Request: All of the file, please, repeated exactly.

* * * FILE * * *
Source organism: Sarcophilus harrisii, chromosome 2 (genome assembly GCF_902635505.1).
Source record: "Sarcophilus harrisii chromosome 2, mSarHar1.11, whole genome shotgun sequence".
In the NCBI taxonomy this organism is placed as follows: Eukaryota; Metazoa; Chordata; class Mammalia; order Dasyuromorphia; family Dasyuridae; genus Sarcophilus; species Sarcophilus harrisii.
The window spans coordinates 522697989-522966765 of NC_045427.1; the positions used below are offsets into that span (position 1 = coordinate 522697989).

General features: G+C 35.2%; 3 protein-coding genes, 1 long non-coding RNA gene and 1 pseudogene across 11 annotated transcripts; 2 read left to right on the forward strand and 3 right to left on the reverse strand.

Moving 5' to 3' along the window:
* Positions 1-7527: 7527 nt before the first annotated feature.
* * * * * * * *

Source organism: Sarcophilus harrisii, chromosome 2 (genome assembly GCF_902635505.1).
Source record: "Sarcophilus harrisii chromosome 2, mSarHar1.11, whole genome shotgun sequence".
In the NCBI taxonomy this organism is placed as follows: Eukaryota; Metazoa; Chordata; class Mammalia; order Dasyuromorphia; family Dasyuridae; genus Sarcophilus; species Sarcophilus harrisii.
The window spans coordinates 522697989-522966765 of NC_045427.1; the positions used below are offsets into that span (position 1 = coordinate 522697989).

General features: G+C 35.2%; 3 protein-coding genes, 1 long non-coding RNA gene and 1 pseudogene across 11 annotated transcripts; 2 read left to right on the forward strand and 3 right to left on the reverse strand.

Moving 5' to 3' along the window:
* Positions 1-7527: 7527 nt before the first annotated feature.